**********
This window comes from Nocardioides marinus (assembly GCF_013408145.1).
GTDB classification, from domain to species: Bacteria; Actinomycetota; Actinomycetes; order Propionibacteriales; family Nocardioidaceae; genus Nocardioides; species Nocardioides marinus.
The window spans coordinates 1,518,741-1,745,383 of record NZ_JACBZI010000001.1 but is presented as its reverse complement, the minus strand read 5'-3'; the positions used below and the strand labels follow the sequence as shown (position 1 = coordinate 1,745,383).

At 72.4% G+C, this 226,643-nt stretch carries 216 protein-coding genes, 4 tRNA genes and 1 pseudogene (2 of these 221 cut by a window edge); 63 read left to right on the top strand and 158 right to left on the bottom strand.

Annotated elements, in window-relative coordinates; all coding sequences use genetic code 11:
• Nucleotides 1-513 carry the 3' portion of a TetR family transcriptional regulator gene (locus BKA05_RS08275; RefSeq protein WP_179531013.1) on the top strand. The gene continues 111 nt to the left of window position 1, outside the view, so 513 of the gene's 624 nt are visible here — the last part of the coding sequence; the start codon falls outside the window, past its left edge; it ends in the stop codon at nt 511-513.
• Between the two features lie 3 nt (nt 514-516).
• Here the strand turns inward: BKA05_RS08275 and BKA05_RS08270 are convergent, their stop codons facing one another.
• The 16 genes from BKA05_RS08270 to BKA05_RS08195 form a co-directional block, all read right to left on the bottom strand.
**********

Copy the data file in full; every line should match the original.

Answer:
This window comes from Nocardioides marinus (assembly GCF_013408145.1).
GTDB classification, from domain to species: Bacteria; Actinomycetota; Actinomycetes; order Propionibacteriales; family Nocardioidaceae; genus Nocardioides; species Nocardioides marinus.
The window spans coordinates 1,518,741-1,745,383 of record NZ_JACBZI010000001.1 but is presented as its reverse complement, the minus strand read 5'-3'; the positions used below and the strand labels follow the sequence as shown (position 1 = coordinate 1,745,383).

At 72.4% G+C, this 226,643-nt stretch carries 216 protein-coding genes, 4 tRNA genes and 1 pseudogene (2 of these 221 cut by a window edge); 63 read left to right on the top strand and 158 right to left on the bottom strand.

Annotated elements, in window-relative coordinates; all coding sequences use genetic code 11:
• Nucleotides 1-513 carry the 3' portion of a TetR family transcriptional regulator gene (locus BKA05_RS08275; RefSeq protein WP_179531013.1) on the top strand. The gene continues 111 nt to the left of window position 1, outside the view, so 513 of the gene's 624 nt are visible here — the last part of the coding sequence; the start codon falls outside the window, past its left edge; it ends in the stop codon at nt 511-513.
• Between the two features lie 3 nt (nt 514-516).
• Here the strand turns inward: BKA05_RS08275 and BKA05_RS08270 are convergent, their stop codons facing one another.
• The 16 genes from BKA05_RS08270 to BKA05_RS08195 form a co-directional block, all read right to left on the bottom strand.